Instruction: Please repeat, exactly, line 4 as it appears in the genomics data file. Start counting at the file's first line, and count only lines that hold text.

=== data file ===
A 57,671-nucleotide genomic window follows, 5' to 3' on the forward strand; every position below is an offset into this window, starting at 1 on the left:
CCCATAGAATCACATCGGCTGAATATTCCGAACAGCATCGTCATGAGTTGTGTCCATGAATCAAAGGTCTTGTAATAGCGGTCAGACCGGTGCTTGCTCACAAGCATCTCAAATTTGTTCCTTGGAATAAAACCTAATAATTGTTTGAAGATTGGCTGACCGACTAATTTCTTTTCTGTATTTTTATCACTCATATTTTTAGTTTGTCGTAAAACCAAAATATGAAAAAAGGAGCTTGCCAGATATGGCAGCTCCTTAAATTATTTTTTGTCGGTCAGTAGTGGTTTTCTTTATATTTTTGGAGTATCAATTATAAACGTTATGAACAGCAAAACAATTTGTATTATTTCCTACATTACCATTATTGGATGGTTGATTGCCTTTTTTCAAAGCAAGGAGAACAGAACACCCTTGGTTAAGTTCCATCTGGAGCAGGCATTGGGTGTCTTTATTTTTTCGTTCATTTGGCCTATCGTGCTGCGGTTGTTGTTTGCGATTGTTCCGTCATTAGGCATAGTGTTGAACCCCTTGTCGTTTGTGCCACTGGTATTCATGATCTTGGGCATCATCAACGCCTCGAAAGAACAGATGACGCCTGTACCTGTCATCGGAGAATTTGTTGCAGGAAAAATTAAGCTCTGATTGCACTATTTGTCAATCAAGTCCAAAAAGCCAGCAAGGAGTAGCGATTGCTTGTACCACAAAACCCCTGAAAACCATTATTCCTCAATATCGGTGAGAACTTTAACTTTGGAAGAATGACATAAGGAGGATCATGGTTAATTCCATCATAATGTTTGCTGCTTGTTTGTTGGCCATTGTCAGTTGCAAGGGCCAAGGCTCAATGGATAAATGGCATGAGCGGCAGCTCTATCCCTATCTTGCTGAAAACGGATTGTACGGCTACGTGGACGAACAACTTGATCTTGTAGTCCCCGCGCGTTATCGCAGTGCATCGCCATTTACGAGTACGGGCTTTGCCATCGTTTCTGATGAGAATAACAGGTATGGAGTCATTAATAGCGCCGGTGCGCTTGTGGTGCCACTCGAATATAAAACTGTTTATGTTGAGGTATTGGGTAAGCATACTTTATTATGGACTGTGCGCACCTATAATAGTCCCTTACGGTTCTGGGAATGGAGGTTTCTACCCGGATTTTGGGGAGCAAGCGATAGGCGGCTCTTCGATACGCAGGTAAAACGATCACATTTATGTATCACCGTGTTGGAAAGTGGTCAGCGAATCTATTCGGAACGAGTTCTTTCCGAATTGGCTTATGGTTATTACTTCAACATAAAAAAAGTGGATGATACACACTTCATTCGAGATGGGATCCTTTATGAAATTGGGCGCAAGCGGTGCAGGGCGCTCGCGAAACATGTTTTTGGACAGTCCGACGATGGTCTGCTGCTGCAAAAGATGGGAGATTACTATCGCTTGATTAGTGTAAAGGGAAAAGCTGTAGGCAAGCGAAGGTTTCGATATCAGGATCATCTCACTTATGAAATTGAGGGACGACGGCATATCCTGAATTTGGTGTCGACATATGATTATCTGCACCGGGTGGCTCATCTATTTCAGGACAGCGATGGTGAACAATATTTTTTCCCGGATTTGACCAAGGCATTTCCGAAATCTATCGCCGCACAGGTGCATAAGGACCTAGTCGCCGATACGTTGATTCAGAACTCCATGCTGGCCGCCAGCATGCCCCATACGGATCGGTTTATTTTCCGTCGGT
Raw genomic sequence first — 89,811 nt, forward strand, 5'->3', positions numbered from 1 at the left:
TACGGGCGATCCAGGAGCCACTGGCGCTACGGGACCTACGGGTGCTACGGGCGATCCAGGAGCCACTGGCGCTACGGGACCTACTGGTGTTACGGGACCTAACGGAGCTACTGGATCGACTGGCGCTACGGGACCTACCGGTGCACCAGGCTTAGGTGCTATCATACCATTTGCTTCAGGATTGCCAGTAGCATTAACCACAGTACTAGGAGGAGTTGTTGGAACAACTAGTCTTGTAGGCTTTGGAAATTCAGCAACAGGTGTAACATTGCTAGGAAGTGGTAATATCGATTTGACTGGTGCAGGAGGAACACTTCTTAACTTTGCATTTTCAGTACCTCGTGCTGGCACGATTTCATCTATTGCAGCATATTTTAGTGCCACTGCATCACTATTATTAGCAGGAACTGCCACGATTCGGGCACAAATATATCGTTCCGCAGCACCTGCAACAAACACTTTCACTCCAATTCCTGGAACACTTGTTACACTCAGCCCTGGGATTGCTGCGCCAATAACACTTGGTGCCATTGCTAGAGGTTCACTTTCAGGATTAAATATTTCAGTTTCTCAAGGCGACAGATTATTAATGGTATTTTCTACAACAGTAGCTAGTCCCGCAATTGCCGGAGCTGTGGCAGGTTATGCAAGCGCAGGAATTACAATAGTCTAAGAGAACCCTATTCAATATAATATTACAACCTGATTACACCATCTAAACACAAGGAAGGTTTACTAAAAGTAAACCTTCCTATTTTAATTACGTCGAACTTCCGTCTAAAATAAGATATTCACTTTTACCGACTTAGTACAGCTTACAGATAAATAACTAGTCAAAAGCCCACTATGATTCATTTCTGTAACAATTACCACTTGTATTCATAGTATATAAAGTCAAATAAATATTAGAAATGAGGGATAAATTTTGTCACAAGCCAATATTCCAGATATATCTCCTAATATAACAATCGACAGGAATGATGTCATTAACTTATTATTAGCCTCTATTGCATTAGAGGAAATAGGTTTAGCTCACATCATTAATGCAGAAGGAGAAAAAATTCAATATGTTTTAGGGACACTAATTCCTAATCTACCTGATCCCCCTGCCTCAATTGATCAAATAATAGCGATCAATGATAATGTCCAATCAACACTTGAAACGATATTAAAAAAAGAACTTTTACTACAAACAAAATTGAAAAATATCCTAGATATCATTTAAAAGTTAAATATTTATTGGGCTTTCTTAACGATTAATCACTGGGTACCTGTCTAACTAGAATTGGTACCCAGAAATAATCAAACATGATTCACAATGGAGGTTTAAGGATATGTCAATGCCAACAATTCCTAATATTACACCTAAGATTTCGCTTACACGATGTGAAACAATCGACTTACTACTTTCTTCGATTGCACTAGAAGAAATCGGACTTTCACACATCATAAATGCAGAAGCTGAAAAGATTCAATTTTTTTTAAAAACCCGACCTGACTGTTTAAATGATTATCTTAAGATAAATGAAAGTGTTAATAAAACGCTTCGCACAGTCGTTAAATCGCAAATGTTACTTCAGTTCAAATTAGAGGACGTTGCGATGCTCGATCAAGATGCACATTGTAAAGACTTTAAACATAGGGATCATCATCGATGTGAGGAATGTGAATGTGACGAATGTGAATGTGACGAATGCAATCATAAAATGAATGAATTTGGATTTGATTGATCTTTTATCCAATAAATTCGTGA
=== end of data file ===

TACGGGCGATCCAGGAGCCACTGGCGCTACGGGACCTACGGGTGCTACGGGCGATCCAGGAGCCACTGGCGCTACGGGACCTACTGGTGTTACGGGACCTAACGGAGCTACTGGATCGACTGGCGCTACGGGACCTACCGGTGCACCAGGCTTAGGTGCTATCATACCATTTGCTTCAGGATTGCCAGTAGCATTAACCACAGTACTAGGAGGAGTTGTTGGAACAACTAGTCTTGTAGGCTTTGGAAATTCAGCAACAGGTGTAACATTGCTAGGAAGTGGTAATATCGATTTGACTGGTGCAGGAGGAACACTTCTTAACTTTGCATTTTCAGTACCTCGTGCTGGCACGATTTCATCTATTGCAGCATATTTTAGTGCCACTGCATCACTATTATTAGCAGGAACTGCCACGATTCGGGCACAAATATATCGTTCCGCAGCACCTGCAACAAACACTTTCACTCCAATTCCTGGAACACTTGTTACACTCAGCCCTGGGATTGCTGCGCCAATAACACTTGGTGCCATTGCTAGAGGTTCACTTTCAGGATTAAATATTTCAGTTTCTCAAGGCGACAGATTATTAATGGTATTTTCTACAACAGTAGCTAGTCCCGCAATTGCCGGAGCTGTGGCAGGTTATGCAAGCGCAGGAATTACAATAGTCTAAGAGAACCCTATTCAATATAATATTACAACCTGATTACACCATCTAAACACAAGGAAGGTTTACTAAAAGTAAACCTTCCTATTTTAATTACGTCGAACTTCCGTCTAAAATAAGATATTCACTTTTACCGACTTAGTACAGCTTACAGATAAATAACTAGTCAAAAGCCCACTATGATTCATTTCTGTAACAATTACCACTTGTATTCATAGTATATAAAGTCAAATAAATATTAGAAATGAGGGATAAATTTTGTCACAAGCCAATATTCCAGATATATCTCCTAATATAACAATCGACAGGAATGATGTCATTAACTTATTATTAGCCTCTATTGCATTAGAGGAAATAGGTTTAGCTCACATCATTAATGCAGAAGGAGAAAAAATTCAATATGTTTTAGGGACACTAATTCCTAATCTACCTGATCCCCCTGCCTCAATTGATCAAATAATAGCGATCAATGATAATGTCCAATCAACACTTGAAACGATATTAAAAAAAGAACTTTTACTACAAACAAAATTGAAAAATATCCTAGATATCATTTAAAAGTTAAATATTTATTGGGCTTTCTTAACGATTAATCACTGGGTACCTGTCTAACTAGAATTGGTACCCAGAAATAATCAAACATGATTCACAATGGAGGTTTAAGGATATGTCAATGCCAACAATTCCTAATATTACACCTAAGATTTCGCTTACACGATGTGAAACAATCGACTTACTACTTTCTTCGATTGCACTAGAAGAAATCGGACTTTCACACATCATAAATGCAGAAGCTGAAAAGATTCAATTTTTTTTAAAAACCCGACCTGACTGTTTAAATGATTATCTTAAGATAAATGAAAGTGTTAATAAAACGCTTCGCACAGTCGTTAAATCGCAAATGTTACTTCAGTTCAAATTAGAGGACGTTGCGATGCTCGATCAAGATGCACATTGTAAAGACTTTAAACATAGGGATCATCATCGATGTGAGGAATGTGAATGTGACGAATGTGAATGTGACGAATGCAATCATAAAATGAATGAATTTGGATTTGATTGATCTTTTATCCAATAAATTCGTGA